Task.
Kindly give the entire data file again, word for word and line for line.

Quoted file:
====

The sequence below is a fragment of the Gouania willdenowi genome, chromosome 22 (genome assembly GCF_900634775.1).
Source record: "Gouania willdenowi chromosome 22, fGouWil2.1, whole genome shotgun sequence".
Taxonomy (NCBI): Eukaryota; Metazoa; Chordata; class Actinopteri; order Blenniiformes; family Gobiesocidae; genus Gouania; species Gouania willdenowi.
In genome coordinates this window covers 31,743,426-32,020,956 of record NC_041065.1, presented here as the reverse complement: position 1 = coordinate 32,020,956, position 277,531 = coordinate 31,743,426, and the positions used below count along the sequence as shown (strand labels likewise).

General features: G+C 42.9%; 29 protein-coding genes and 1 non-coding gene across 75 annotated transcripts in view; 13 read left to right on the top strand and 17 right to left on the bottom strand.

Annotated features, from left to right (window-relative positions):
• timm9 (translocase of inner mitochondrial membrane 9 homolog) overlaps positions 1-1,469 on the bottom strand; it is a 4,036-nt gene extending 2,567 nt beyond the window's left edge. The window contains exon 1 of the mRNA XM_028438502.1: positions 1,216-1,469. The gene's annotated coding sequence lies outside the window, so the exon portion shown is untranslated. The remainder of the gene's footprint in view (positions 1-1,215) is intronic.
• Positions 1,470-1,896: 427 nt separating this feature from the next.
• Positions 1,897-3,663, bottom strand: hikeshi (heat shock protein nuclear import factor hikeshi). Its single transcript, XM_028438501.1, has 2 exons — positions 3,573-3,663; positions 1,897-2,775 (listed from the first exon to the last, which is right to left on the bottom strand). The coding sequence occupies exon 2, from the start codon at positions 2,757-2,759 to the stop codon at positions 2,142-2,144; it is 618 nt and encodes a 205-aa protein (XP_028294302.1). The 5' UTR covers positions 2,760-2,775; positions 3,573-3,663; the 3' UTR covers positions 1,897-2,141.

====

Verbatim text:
The sequence below is a fragment of the Gouania willdenowi genome, chromosome 22 (genome assembly GCF_900634775.1).
Source record: "Gouania willdenowi chromosome 22, fGouWil2.1, whole genome shotgun sequence".
Taxonomy (NCBI): Eukaryota; Metazoa; Chordata; class Actinopteri; order Blenniiformes; family Gobiesocidae; genus Gouania; species Gouania willdenowi.
In genome coordinates this window covers 31,743,426-32,020,956 of record NC_041065.1, presented here as the reverse complement: position 1 = coordinate 32,020,956, position 277,531 = coordinate 31,743,426, and the positions used below count along the sequence as shown (strand labels likewise).

General features: G+C 42.9%; 29 protein-coding genes and 1 non-coding gene across 75 annotated transcripts in view; 13 read left to right on the top strand and 17 right to left on the bottom strand.

Annotated features, from left to right (window-relative positions):
• timm9 (translocase of inner mitochondrial membrane 9 homolog) overlaps positions 1-1,469 on the bottom strand; it is a 4,036-nt gene extending 2,567 nt beyond the window's left edge. The window contains exon 1 of the mRNA XM_028438502.1: positions 1,216-1,469. The gene's annotated coding sequence lies outside the window, so the exon portion shown is untranslated. The remainder of the gene's footprint in view (positions 1-1,215) is intronic.
• Positions 1,470-1,896: 427 nt separating this feature from the next.
• Positions 1,897-3,663, bottom strand: hikeshi (heat shock protein nuclear import factor hikeshi). Its single transcript, XM_028438501.1, has 2 exons — positions 3,573-3,663; positions 1,897-2,775 (listed from the first exon to the last, which is right to left on the bottom strand). The coding sequence occupies exon 2, from the start codon at positions 2,757-2,759 to the stop codon at positions 2,142-2,144; it is 618 nt and encodes a 205-aa protein (XP_028294302.1). The 5' UTR covers positions 2,760-2,775; positions 3,573-3,663; the 3' UTR covers positions 1,897-2,141.